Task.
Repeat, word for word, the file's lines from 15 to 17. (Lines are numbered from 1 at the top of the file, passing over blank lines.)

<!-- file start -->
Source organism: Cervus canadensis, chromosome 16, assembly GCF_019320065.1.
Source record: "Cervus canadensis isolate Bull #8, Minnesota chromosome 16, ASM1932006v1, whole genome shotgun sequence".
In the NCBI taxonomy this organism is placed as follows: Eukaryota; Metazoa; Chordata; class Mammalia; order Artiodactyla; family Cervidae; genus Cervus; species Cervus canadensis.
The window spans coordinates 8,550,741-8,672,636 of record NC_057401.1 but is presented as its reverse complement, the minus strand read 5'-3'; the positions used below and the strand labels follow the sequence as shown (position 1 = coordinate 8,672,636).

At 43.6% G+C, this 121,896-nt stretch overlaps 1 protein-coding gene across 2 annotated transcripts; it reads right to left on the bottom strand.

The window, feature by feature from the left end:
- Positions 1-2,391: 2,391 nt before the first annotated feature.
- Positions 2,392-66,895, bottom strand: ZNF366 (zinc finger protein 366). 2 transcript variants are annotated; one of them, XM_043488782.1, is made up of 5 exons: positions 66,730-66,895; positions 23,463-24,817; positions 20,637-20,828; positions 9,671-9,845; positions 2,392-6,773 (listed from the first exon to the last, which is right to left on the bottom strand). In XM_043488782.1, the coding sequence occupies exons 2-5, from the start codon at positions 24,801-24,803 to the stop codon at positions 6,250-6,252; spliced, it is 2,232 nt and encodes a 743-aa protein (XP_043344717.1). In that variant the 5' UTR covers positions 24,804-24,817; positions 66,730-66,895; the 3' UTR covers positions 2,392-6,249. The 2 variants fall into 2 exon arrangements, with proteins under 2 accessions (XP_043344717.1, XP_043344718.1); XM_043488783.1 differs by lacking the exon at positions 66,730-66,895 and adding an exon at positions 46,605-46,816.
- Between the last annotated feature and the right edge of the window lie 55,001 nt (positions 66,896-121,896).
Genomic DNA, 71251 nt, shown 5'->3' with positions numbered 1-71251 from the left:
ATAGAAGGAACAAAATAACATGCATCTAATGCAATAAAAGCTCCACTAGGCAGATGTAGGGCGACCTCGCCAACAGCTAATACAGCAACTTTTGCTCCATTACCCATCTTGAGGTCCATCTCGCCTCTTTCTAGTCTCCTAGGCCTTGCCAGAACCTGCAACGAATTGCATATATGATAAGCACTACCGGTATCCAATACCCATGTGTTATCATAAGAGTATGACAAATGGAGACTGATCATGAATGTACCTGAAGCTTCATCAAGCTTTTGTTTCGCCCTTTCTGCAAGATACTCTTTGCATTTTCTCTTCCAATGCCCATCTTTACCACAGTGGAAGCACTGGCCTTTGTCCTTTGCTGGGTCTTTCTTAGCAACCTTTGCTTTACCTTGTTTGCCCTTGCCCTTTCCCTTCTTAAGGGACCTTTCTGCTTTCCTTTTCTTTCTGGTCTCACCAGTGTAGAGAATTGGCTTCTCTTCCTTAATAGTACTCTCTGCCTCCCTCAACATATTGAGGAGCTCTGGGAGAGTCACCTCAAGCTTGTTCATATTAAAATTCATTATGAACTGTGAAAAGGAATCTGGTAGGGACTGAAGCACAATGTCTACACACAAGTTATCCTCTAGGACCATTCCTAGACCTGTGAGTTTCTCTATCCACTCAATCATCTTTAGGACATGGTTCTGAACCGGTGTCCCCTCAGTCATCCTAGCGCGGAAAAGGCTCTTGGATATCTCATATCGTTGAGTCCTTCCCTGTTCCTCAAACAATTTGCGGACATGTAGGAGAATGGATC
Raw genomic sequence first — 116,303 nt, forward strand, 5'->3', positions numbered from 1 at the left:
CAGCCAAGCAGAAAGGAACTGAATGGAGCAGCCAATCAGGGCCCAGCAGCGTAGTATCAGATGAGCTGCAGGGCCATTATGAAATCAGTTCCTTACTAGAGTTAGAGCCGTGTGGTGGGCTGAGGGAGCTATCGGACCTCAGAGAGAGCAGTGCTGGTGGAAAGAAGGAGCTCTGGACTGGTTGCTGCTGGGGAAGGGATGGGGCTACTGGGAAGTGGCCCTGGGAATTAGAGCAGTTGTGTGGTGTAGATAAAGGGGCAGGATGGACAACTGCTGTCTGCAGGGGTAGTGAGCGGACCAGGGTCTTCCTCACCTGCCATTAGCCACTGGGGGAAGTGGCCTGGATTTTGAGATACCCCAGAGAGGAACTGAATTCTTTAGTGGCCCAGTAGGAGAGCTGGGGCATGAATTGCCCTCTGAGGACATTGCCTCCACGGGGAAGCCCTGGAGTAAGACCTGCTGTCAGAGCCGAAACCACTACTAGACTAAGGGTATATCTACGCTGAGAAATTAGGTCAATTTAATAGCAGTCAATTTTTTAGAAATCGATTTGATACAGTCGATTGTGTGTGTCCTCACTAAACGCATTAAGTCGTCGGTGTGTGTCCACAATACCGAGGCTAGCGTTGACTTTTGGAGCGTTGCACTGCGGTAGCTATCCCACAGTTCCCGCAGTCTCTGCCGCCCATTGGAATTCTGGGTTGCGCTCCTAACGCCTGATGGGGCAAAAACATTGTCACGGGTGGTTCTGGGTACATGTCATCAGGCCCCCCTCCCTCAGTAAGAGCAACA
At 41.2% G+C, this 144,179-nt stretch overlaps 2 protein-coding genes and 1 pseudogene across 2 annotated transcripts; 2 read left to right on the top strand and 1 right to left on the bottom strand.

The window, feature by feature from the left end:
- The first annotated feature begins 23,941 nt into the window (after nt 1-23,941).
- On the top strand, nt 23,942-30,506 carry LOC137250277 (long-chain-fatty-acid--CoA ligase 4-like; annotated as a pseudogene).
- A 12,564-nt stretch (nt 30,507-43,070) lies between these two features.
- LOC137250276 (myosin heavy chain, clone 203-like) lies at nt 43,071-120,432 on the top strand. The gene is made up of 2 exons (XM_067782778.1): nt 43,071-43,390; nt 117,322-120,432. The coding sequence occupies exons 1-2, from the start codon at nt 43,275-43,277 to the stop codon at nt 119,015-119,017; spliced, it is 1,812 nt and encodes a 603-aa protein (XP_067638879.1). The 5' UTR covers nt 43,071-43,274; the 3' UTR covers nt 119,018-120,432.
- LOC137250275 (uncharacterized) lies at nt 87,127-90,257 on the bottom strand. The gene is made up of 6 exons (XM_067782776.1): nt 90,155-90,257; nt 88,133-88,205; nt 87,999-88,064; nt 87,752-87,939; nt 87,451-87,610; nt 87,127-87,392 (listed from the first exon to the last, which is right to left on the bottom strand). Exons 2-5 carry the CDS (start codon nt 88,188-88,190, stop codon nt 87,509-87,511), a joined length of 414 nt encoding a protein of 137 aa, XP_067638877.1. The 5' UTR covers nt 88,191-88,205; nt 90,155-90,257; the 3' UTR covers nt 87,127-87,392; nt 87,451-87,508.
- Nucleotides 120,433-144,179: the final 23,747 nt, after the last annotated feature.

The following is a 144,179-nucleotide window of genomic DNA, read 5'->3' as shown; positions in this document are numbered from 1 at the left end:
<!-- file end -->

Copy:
The window, feature by feature from the left end:
- The first annotated feature begins 23,941 nt into the window (after nt 1-23,941).
- On the top strand, nt 23,942-30,506 carry LOC137250277 (long-chain-fatty-acid--CoA ligase 4-like; annotated as a pseudogene).